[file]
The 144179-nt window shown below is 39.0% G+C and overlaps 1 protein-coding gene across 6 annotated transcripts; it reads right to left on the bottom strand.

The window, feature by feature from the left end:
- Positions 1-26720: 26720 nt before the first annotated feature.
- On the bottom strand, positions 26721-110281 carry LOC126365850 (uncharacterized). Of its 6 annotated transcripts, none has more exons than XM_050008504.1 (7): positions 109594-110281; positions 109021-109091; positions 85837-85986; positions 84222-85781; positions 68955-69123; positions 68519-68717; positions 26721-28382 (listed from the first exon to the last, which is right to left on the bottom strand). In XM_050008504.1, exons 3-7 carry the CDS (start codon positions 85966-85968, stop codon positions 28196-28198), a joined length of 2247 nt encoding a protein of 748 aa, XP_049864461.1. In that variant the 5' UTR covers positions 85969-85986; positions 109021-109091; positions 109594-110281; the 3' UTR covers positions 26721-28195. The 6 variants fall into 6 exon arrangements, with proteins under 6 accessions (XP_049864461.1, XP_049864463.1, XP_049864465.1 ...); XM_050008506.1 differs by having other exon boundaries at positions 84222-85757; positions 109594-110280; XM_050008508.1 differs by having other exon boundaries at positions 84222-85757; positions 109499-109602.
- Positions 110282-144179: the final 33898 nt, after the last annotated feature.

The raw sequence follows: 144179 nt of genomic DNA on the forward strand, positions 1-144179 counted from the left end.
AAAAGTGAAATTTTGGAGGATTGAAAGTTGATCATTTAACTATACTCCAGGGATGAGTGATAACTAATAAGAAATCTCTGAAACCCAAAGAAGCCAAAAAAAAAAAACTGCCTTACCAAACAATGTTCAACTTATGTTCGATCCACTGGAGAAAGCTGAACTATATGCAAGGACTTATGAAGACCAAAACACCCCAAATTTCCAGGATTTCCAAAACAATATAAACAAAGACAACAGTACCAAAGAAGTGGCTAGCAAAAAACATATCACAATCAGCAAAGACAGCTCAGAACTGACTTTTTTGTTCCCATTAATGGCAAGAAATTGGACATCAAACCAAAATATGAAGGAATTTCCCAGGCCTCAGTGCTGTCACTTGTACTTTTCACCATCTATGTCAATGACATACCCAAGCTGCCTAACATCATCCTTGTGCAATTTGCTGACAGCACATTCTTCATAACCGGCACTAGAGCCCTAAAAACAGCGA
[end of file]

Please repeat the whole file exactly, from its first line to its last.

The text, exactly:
The 144179-nt window shown below is 39.0% G+C and overlaps 1 protein-coding gene across 6 annotated transcripts; it reads right to left on the bottom strand.

The window, feature by feature from the left end:
- Positions 1-26720: 26720 nt before the first annotated feature.
- On the bottom strand, positions 26721-110281 carry LOC126365850 (uncharacterized). Of its 6 annotated transcripts, none has more exons than XM_050008504.1 (7): positions 109594-110281; positions 109021-109091; positions 85837-85986; positions 84222-85781; positions 68955-69123; positions 68519-68717; positions 26721-28382 (listed from the first exon to the last, which is right to left on the bottom strand). In XM_050008504.1, exons 3-7 carry the CDS (start codon positions 85966-85968, stop codon positions 28196-28198), a joined length of 2247 nt encoding a protein of 748 aa, XP_049864461.1. In that variant the 5' UTR covers positions 85969-85986; positions 109021-109091; positions 109594-110281; the 3' UTR covers positions 26721-28195. The 6 variants fall into 6 exon arrangements, with proteins under 6 accessions (XP_049864461.1, XP_049864463.1, XP_049864465.1 ...); XM_050008506.1 differs by having other exon boundaries at positions 84222-85757; positions 109594-110280; XM_050008508.1 differs by having other exon boundaries at positions 84222-85757; positions 109499-109602.
- Positions 110282-144179: the final 33898 nt, after the last annotated feature.

The raw sequence follows: 144179 nt of genomic DNA on the forward strand, positions 1-144179 counted from the left end.
AAAAGTGAAATTTTGGAGGATTGAAAGTTGATCATTTAACTATACTCCAGGGATGAGTGATAACTAATAAGAAATCTCTGAAACCCAAAGAAGCCAAAAAAAAAAAACTGCCTTACCAAACAATGTTCAACTTATGTTCGATCCACTGGAGAAAGCTGAACTATATGCAAGGACTTATGAAGACCAAAACACCCCAAATTTCCAGGATTTCCAAAACAATATAAACAAAGACAACAGTACCAAAGAAGTGGCTAGCAAAAAACATATCACAATCAGCAAAGACAGCTCAGAACTGACTTTTTTGTTCCCATTAATGGCAAGAAATTGGACATCAAACCAAAATATGAAGGAATTTCCCAGGCCTCAGTGCTGTCACTTGTACTTTTCACCATCTATGTCAATGACATACCCAAGCTGCCTAACATCATCCTTGTGCAATTTGCTGACAGCACATTCTTCATAACCGGCACTAGAGCCCTAAAAACAGCGA